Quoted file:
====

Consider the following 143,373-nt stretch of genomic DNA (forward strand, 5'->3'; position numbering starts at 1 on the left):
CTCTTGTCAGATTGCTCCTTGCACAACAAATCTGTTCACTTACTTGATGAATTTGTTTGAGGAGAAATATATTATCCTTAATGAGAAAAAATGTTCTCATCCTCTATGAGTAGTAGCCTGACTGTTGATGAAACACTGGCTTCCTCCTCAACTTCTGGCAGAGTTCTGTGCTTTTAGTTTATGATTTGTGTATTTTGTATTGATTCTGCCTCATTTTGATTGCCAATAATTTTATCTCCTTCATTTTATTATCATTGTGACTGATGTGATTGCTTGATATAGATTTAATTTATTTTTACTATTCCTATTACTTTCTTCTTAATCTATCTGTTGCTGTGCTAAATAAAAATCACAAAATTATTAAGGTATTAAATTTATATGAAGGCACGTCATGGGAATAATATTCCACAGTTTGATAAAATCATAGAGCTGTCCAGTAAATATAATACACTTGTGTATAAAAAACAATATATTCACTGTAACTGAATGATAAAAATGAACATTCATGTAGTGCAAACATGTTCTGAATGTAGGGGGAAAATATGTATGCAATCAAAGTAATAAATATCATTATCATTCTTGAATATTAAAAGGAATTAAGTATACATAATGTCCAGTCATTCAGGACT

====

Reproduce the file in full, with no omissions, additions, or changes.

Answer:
Consider the following 143,373-nt stretch of genomic DNA (forward strand, 5'->3'; position numbering starts at 1 on the left):
CTCTTGTCAGATTGCTCCTTGCACAACAAATCTGTTCACTTACTTGATGAATTTGTTTGAGGAGAAATATATTATCCTTAATGAGAAAAAATGTTCTCATCCTCTATGAGTAGTAGCCTGACTGTTGATGAAACACTGGCTTCCTCCTCAACTTCTGGCAGAGTTCTGTGCTTTTAGTTTATGATTTGTGTATTTTGTATTGATTCTGCCTCATTTTGATTGCCAATAATTTTATCTCCTTCATTTTATTATCATTGTGACTGATGTGATTGCTTGATATAGATTTAATTTATTTTTACTATTCCTATTACTTTCTTCTTAATCTATCTGTTGCTGTGCTAAATAAAAATCACAAAATTATTAAGGTATTAAATTTATATGAAGGCACGTCATGGGAATAATATTCCACAGTTTGATAAAATCATAGAGCTGTCCAGTAAATATAATACACTTGTGTATAAAAAACAATATATTCACTGTAACTGAATGATAAAAATGAACATTCATGTAGTGCAAACATGTTCTGAATGTAGGGGGAAAATATGTATGCAATCAAAGTAATAAATATCATTATCATTCTTGAATATTAAAAGGAATTAAGTATACATAATGTCCAGTCATTCAGGACT